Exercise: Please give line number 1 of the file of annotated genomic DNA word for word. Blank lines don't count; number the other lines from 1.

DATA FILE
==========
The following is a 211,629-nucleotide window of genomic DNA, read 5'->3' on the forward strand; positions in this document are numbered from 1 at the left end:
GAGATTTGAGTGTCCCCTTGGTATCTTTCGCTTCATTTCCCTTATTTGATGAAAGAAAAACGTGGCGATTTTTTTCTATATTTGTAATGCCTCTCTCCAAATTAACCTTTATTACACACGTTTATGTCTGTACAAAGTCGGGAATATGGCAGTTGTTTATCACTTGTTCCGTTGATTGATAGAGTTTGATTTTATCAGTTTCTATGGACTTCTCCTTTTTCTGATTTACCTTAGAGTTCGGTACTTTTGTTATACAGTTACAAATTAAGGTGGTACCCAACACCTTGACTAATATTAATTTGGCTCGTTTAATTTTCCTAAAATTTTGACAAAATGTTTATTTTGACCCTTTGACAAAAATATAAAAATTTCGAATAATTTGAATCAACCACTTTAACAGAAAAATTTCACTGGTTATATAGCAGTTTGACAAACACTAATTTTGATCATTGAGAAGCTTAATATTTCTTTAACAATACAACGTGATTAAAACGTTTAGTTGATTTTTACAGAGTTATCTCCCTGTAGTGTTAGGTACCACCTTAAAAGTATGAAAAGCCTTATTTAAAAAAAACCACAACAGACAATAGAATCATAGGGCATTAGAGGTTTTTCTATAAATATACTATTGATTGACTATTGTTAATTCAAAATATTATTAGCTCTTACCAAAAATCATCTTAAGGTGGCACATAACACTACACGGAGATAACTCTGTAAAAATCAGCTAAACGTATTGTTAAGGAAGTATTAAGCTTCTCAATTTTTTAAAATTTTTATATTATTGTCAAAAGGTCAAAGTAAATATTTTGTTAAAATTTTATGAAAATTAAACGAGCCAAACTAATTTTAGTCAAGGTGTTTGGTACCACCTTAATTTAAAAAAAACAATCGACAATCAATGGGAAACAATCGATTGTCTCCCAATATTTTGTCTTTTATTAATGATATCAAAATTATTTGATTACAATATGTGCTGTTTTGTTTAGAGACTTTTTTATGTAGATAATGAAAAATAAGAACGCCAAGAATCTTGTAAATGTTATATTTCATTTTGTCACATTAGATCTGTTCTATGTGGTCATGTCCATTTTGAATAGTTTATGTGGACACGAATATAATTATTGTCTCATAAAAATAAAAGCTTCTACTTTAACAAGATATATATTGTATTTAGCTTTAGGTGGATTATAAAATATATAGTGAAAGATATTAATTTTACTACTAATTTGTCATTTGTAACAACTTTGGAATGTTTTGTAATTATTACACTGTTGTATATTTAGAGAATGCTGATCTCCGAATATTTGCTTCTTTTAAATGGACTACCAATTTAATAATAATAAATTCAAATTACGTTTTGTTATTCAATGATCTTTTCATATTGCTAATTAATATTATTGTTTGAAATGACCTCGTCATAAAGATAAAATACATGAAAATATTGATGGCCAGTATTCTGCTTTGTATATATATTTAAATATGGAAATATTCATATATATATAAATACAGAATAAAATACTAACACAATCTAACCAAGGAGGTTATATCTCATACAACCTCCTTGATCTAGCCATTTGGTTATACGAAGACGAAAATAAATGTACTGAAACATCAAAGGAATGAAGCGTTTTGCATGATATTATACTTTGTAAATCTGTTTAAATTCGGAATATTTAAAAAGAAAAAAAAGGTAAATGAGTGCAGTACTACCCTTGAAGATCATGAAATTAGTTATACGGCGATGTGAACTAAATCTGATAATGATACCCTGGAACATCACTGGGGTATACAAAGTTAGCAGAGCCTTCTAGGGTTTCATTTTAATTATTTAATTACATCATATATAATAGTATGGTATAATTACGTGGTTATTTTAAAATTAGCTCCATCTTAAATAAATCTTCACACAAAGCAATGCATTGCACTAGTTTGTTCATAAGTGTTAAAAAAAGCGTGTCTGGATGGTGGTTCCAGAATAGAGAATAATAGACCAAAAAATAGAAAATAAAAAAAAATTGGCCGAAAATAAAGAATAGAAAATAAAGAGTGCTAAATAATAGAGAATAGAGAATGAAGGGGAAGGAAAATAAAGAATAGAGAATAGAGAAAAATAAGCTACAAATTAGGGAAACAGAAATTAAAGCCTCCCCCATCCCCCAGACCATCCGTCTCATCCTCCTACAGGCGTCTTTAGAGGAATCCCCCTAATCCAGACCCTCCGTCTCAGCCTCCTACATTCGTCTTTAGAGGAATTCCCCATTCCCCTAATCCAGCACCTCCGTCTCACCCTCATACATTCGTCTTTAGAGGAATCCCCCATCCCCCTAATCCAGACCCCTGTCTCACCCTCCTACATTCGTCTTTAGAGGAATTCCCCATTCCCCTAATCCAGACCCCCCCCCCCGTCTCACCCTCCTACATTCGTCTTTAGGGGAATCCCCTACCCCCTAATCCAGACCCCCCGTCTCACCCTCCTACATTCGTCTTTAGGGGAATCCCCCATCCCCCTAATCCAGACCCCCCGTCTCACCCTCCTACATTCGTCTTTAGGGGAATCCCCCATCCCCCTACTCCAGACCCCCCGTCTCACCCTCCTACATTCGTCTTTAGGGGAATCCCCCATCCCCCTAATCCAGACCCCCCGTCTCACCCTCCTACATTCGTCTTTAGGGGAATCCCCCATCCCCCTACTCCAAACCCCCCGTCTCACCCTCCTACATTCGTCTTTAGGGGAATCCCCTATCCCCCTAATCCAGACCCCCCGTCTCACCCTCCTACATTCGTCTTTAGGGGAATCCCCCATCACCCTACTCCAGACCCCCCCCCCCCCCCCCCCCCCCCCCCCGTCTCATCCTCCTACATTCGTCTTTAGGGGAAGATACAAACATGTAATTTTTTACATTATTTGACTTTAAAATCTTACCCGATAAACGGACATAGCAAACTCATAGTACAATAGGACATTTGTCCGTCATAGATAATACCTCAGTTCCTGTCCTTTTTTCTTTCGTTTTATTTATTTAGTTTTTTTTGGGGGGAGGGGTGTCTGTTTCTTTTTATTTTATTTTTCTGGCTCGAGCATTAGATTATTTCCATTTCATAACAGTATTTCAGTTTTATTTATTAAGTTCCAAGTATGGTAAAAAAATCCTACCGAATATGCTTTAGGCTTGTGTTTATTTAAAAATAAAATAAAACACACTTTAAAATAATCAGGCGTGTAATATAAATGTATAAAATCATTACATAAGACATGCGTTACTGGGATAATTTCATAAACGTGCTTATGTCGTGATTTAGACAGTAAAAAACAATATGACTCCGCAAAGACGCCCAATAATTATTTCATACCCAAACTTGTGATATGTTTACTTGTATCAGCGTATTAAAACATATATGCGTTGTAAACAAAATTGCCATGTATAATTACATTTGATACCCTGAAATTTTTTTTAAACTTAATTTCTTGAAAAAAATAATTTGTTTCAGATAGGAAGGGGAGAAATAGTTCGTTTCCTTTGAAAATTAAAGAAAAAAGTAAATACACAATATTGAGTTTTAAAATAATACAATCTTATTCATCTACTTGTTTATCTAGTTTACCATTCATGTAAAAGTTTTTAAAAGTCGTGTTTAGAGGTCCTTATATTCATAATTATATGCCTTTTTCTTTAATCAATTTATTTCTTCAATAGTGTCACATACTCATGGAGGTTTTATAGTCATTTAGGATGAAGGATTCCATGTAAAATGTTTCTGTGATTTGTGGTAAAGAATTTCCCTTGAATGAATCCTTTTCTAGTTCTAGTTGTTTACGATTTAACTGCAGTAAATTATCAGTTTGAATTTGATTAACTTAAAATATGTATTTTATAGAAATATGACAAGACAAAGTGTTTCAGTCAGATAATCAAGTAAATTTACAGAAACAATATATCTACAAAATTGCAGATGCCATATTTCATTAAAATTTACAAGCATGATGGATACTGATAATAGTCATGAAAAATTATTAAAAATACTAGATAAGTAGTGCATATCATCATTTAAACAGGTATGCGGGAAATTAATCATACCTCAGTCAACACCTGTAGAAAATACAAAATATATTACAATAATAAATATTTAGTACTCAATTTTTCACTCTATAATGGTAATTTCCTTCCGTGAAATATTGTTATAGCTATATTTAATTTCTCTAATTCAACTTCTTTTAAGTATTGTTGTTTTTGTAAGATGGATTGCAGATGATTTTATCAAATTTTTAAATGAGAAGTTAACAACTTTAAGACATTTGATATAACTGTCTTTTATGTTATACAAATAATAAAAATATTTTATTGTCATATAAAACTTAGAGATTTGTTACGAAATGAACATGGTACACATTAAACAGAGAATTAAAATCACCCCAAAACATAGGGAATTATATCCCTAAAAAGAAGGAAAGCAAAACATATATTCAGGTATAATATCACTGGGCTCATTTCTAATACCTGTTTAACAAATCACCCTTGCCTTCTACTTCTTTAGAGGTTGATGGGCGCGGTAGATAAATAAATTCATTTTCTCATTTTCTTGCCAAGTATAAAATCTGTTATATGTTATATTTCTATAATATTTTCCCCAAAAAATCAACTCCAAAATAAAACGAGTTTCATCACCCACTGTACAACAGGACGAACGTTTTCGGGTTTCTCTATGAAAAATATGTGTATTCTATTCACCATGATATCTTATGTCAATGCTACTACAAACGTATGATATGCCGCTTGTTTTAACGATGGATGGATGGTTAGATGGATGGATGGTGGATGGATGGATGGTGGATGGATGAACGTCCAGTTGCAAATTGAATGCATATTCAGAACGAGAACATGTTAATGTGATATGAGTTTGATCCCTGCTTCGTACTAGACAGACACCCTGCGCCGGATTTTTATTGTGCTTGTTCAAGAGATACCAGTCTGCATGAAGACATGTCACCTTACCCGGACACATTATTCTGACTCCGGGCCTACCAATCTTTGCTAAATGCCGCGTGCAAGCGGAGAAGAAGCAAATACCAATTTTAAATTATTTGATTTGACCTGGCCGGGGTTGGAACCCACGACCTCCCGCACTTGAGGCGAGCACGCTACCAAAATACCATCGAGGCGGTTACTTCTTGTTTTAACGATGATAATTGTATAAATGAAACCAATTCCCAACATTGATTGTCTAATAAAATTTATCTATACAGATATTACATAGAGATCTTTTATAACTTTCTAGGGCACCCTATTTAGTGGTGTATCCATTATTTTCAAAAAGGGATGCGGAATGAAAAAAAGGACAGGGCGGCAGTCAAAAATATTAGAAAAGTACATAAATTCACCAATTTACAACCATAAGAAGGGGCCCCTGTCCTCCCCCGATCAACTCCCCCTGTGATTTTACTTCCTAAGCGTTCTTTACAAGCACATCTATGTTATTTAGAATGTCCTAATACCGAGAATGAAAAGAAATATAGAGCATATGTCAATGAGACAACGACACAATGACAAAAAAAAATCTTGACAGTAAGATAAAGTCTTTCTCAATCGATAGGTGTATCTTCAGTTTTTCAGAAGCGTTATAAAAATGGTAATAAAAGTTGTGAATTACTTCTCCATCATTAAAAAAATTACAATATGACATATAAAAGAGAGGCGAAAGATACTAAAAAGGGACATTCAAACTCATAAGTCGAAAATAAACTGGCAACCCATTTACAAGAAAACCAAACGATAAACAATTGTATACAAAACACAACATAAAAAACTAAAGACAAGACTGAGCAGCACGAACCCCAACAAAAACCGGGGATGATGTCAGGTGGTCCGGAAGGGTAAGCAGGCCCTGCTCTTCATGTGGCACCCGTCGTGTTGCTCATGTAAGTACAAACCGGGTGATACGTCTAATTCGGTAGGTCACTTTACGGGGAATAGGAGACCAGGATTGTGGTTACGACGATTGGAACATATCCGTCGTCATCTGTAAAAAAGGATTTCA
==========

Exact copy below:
The following is a 211,629-nucleotide window of genomic DNA, read 5'->3' on the forward strand; positions in this document are numbered from 1 at the left end: